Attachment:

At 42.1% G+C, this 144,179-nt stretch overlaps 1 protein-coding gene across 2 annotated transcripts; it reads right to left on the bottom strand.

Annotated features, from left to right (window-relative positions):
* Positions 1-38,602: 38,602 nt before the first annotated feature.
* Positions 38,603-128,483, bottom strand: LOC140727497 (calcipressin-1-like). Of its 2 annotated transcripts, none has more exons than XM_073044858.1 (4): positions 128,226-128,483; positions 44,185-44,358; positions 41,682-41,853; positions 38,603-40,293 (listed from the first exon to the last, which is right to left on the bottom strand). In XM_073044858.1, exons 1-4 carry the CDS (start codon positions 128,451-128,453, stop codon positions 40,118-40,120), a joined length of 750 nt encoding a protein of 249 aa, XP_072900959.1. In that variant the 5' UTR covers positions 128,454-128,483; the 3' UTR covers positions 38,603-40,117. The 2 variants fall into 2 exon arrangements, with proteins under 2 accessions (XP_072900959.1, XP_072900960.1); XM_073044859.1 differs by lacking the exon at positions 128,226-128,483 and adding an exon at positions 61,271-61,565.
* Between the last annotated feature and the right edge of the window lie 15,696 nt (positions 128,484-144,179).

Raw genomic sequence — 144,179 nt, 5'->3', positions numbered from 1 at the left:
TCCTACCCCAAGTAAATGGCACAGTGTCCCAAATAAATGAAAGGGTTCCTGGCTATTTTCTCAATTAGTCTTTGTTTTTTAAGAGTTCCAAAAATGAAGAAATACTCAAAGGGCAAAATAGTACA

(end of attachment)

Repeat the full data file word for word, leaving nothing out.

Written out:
At 42.1% G+C, this 144,179-nt stretch overlaps 1 protein-coding gene across 2 annotated transcripts; it reads right to left on the bottom strand.

Annotated features, from left to right (window-relative positions):
* Positions 1-38,602: 38,602 nt before the first annotated feature.
* Positions 38,603-128,483, bottom strand: LOC140727497 (calcipressin-1-like). Of its 2 annotated transcripts, none has more exons than XM_073044858.1 (4): positions 128,226-128,483; positions 44,185-44,358; positions 41,682-41,853; positions 38,603-40,293 (listed from the first exon to the last, which is right to left on the bottom strand). In XM_073044858.1, exons 1-4 carry the CDS (start codon positions 128,451-128,453, stop codon positions 40,118-40,120), a joined length of 750 nt encoding a protein of 249 aa, XP_072900959.1. In that variant the 5' UTR covers positions 128,454-128,483; the 3' UTR covers positions 38,603-40,117. The 2 variants fall into 2 exon arrangements, with proteins under 2 accessions (XP_072900959.1, XP_072900960.1); XM_073044859.1 differs by lacking the exon at positions 128,226-128,483 and adding an exon at positions 61,271-61,565.
* Between the last annotated feature and the right edge of the window lie 15,696 nt (positions 128,484-144,179).

Raw genomic sequence — 144,179 nt, 5'->3', positions numbered from 1 at the left:
TCCTACCCCAAGTAAATGGCACAGTGTCCCAAATAAATGAAAGGGTTCCTGGCTATTTTCTCAATTAGTCTTTGTTTTTTAAGAGTTCCAAAAATGAAGAAATACTCAAAGGGCAAAATAGTACA